Wind and soil, culture and change
With soils and humus, with grasses wild or cultivated, with water whose form may be a hill tarn or a great tropical river, has intangible cultural heritage found expression and renewal. Whether in the Himalayan hill districts of northern India, the central province of Sri Lanka with its hydraulic wonders, the great basin of the Tonle Sap in Cambodia whose bidirectional water flow is the basis of both ritual and an aquacultural livelihood, or the highland ‘aldeias’ of central Timor-Leste, in which an age-old institution that bans exploitation of the forest continues to be respected, the bio-physical foundation on which so much intangible cultural heritage depends has remained plentiful and as reliable as the seasons.
But no longer, for new disturbances have shaken this relationship and they are depleting these fundamental materials just as much as altering their very nature. The new uncertainty is undermining the intimate knowledge held by communities of natural processes in their specific locations, such as inter-annual variations in weather or the cycles of certain plant and animal species. Protecting such knowledge is of critical importance – not only for its role of being cultural heritage, and for respecting the wealth of accumulated and transmitted knowledge – but because it possesses the keys to living with change, and especially living with the effects and impacts of climate change.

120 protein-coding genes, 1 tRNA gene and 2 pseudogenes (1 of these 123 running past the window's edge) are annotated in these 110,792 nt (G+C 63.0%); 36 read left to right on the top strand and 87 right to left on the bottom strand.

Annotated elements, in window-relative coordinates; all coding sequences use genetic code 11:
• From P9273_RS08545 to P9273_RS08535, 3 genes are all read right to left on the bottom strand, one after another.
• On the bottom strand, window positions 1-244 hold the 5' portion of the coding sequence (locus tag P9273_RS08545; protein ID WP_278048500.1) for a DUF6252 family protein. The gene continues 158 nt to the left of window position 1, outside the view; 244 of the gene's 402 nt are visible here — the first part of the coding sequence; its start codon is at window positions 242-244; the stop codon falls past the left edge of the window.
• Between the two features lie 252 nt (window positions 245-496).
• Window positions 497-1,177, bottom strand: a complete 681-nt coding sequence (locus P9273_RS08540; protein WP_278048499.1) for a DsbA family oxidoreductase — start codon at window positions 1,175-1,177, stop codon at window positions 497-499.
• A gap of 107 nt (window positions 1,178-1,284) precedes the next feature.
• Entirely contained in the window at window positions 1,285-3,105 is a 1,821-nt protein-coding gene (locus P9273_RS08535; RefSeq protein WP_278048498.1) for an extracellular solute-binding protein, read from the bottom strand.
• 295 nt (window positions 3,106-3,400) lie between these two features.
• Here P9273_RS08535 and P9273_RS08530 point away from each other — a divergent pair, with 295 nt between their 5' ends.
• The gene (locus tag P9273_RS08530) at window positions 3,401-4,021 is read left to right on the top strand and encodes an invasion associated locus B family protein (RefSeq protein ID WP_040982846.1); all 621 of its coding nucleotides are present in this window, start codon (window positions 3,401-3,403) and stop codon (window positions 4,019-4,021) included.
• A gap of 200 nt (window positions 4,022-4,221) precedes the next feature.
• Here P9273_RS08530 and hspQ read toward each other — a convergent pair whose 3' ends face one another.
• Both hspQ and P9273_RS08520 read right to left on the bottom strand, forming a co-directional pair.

In domains such as traditional medicine, forestry, the conservation of biodiversity, the protection of wetlands, it is ICH practitioners and the communities they belong to who observe and interpret phenomena at scales much finer than formal scientists are familiar with, besides possessing the ability to draw upon considerable temporal depth in their observation. For the scientific world, such observations are invaluable contributions that advance our knowledge about climate change. For the local world, indigenous knowledge and cultural practices are the means with which the effects of climate change are negotiated so that livelihoods are maintained, ritual and cultivation continue, and survival remains meaningful.
[This short extract is taken from ‘How intangible cultural heritage adapts to a changing world’, my article in the current issue of the UNESCO World Heritage Review. The entire article can be read here (pdf 558kb).]